...in me. I quite honestly don't care who else is inspired. Here's how it works: a long human literary history paired with a long history of intellectual and non-intellectual debate at many points reaches a consensus as to whether or not certain works have artistic merit enough to stand-out from other literary works. Someone applies the term "masterpiece" to those stand-out works. Then I come along and read many of the titles that have been deemed worthy of that label. I realize I LIKE these books. So I read as many as I can, and I like ALL of the ones I've read. I think, "Wow, all these dead people really KNOW my tastes." But that isn't good enough for me, so I start asking WHY I like these books...and despite vast and seemingly absolute differences between the various books, I find three commonalities. When reading them, I am inspired with new thought, I am inspired with emotion, and I am able to apply these thoughts and emotions to the world in which I live, and its history.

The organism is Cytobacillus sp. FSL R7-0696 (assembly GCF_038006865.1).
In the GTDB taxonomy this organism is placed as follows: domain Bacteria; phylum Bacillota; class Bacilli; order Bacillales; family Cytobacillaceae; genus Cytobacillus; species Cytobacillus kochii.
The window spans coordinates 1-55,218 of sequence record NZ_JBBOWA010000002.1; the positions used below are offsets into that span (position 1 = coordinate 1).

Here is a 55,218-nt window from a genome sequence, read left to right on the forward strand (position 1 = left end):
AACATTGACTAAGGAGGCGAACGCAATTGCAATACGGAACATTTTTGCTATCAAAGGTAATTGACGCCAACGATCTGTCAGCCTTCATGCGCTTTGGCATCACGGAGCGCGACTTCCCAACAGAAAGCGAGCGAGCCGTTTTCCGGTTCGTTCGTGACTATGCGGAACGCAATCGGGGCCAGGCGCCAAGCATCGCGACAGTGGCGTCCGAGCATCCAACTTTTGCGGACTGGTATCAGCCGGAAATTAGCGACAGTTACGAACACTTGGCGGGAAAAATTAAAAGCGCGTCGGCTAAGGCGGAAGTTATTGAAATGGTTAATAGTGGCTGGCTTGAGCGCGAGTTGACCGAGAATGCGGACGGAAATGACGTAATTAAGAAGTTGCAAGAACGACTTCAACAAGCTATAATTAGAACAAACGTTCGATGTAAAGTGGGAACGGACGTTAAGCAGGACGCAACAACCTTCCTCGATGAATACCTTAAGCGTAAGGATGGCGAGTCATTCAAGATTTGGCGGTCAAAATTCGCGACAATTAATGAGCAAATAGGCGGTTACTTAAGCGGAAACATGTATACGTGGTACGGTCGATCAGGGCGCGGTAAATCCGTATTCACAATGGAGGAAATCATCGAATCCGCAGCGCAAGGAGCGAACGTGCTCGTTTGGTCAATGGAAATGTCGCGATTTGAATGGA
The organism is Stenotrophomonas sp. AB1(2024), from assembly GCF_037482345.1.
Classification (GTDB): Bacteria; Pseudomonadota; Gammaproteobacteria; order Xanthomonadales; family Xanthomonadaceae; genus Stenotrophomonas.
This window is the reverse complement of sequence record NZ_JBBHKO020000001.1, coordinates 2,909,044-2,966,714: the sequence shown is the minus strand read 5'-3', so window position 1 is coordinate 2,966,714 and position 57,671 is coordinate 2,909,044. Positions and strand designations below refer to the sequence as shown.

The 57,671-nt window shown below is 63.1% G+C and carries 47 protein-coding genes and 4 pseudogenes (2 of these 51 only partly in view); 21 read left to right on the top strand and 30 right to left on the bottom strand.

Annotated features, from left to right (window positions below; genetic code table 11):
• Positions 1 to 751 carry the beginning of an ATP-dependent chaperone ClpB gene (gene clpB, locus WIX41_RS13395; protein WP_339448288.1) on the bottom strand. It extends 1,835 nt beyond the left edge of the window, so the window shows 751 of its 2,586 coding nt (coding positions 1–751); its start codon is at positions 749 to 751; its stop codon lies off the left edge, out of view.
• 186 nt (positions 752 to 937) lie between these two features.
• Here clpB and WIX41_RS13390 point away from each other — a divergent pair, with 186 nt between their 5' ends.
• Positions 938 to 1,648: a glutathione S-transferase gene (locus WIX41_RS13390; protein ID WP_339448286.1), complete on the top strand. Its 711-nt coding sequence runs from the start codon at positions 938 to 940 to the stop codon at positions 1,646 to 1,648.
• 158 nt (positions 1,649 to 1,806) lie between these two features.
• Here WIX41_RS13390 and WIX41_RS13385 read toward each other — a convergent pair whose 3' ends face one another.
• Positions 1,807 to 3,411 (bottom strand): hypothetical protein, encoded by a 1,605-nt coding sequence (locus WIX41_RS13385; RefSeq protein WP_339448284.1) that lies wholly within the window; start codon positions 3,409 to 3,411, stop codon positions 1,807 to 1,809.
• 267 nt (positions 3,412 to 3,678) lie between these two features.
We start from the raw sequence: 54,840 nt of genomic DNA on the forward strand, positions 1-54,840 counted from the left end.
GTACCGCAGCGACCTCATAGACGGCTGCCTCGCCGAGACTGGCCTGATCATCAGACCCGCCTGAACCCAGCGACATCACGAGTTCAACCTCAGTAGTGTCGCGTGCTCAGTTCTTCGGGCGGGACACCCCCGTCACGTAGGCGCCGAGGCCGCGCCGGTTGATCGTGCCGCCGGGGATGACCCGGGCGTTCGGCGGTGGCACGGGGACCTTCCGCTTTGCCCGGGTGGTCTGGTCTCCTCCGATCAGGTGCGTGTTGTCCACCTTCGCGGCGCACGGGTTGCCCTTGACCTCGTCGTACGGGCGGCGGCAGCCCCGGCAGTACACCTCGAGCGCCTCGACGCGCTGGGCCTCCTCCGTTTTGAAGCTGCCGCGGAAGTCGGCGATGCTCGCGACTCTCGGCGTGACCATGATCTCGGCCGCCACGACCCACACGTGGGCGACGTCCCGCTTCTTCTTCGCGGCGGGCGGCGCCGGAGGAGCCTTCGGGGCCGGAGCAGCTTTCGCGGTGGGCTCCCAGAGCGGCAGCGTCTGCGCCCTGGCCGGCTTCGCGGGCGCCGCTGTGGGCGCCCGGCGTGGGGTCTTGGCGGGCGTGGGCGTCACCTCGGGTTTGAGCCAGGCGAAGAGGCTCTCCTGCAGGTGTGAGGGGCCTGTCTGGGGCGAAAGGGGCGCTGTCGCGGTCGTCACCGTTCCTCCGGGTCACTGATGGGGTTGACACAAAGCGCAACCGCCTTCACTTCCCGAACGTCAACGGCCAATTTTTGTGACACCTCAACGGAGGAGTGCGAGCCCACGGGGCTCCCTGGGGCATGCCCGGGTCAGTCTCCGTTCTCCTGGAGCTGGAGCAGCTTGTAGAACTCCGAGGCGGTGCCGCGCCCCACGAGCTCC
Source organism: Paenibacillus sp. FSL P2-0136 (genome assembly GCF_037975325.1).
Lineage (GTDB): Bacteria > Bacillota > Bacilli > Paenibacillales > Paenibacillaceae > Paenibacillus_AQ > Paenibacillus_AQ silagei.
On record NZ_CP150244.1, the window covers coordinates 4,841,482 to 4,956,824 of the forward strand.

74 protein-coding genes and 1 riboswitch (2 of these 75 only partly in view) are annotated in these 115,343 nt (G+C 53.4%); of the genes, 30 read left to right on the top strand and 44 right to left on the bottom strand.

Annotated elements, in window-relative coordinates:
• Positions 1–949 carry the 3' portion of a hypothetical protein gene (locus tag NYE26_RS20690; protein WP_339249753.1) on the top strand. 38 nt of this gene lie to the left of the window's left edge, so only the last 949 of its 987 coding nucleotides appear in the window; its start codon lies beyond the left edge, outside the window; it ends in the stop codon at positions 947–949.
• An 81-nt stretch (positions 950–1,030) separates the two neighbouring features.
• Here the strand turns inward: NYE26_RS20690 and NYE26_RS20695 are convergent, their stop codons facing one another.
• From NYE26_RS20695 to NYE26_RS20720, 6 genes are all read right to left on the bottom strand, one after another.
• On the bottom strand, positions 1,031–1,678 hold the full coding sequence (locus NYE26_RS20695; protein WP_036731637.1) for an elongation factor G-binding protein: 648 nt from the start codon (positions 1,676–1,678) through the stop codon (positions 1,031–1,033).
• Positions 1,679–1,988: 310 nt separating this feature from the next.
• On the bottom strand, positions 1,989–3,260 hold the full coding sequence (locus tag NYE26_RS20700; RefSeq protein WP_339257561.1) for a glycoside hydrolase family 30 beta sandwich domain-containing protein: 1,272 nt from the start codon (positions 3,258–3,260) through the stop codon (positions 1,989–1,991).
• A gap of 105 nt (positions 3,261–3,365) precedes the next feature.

Granted, some "masterpieces" will probably not strike me as all that great. And there will be scores of readers who are at odds with scores of great works. But the label "masterpiece" has been active for a long, long time, and quite frankly I'm pleased with it. Looking at the consensus, I'm personally very comfortable saying that we readers are really ON to something here. Of course, it isn't mandatory for anyone to "believe" in masterpieces. You don't even have to believe in blue shirts if you're not comfortable with the definition. But the concept is real enough, and for those who can find footing in it, it can be a helpful bit of vocabulary (enabling us to eliminate such things as the two paragraphs I've just written here…).
 

Rob

Senior Member
josephwise said:
...in me. I quite honestly don't care who else is inspired.

Granted, some "masterpieces" will probably not strike me as all that great.